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Yoga: It’s all about Union

Flower used in meditation practise as part of yoga

I recently went to Bali on holiday and on a day trip to Ubud was amazed at the number of yoga clothing stores that had sprung up to dress the tourists on retreat in the many yoga studios that had similarly appeared since my last visit.

Yoga seems to be “on trend”, but my yoga teacher was concerned that in the race to adopt the benefits of yoga, the West was losing out on the core teachings of the philosophy. In other words, what really made yoga, yoga. Inspired by Kawi, I decided on my return that I should learn more about the background and philosophy behind yoga. Here is some of what I learned.

What does Yoga mean?
In Vedic Sanskrit, the origin of the word Yoga can be traced to “to add”, “to join”, “to unite”, “to attach”, from the root yuj. The figurative form of the word means “to yoke” which takes on the broader meanings of “employment, use, application or performance”.

No one person invented yoga, it is a living tradition that has developed over time out of Hindu, Buddhist and Jain traditions. While the origins of Yoga have been speculated to date back to pre-Vedic traditions, it seems most likely to have developed in the 5th or 6th century BC.

The influence of Patanjali
The Yoga Sutras of Patanjali from the 4th century AD remains one of the key surviving texts on Yoga and it is the 8 principles from these texts that forms the foundations of modern yoga, regardless of the name of the yoga studio that you are practising at.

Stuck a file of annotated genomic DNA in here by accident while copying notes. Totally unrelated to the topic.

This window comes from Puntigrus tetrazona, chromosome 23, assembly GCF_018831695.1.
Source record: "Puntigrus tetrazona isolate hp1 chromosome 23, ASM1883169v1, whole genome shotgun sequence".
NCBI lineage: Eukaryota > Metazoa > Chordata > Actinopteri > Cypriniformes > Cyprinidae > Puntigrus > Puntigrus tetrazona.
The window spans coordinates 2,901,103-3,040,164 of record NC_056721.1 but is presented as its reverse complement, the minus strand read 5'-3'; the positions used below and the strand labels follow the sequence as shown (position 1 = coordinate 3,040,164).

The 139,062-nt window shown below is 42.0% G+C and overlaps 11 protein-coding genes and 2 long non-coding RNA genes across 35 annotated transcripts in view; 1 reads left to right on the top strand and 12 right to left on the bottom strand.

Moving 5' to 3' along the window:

Yama             moral codes including non-violence, not stealing, non-possessiveness
Niyama          self-purification and study
Asana            posture
Pranayama    breathing
Pratyahara     withdrawing of the mind from the senses
Dharana         concentration
Dhyana          deep meditation
Samadhi        union with the object of meditation – the ultimate goal

Where did the yoga poses come from then?
The Hatha tradition of yoga is said to have originated with the Hindu God Lord Shiva who taught the astanas or poses to the Goddess Parvati. Hatha yoga uses breathing techniques and asanas or poses to purify the mind and the body. It is from this tradition that many of the poses we know in the West come.

So what is yoga then?
While there is some controversy as to whether Patanjali intended any of the poses of Hatha yoga to be performed in order to practise yoga, we can conclude that Yoga is more than those exercises alone. To put it simply, to practise yoga fully and maintain our health, we need a simple and well-regulated diet, adequate sleep, some physical exercise, and relaxation. We need to incorporate meditation and mindfulness into our lives to fully reap its benefits, not just bend to our toes.

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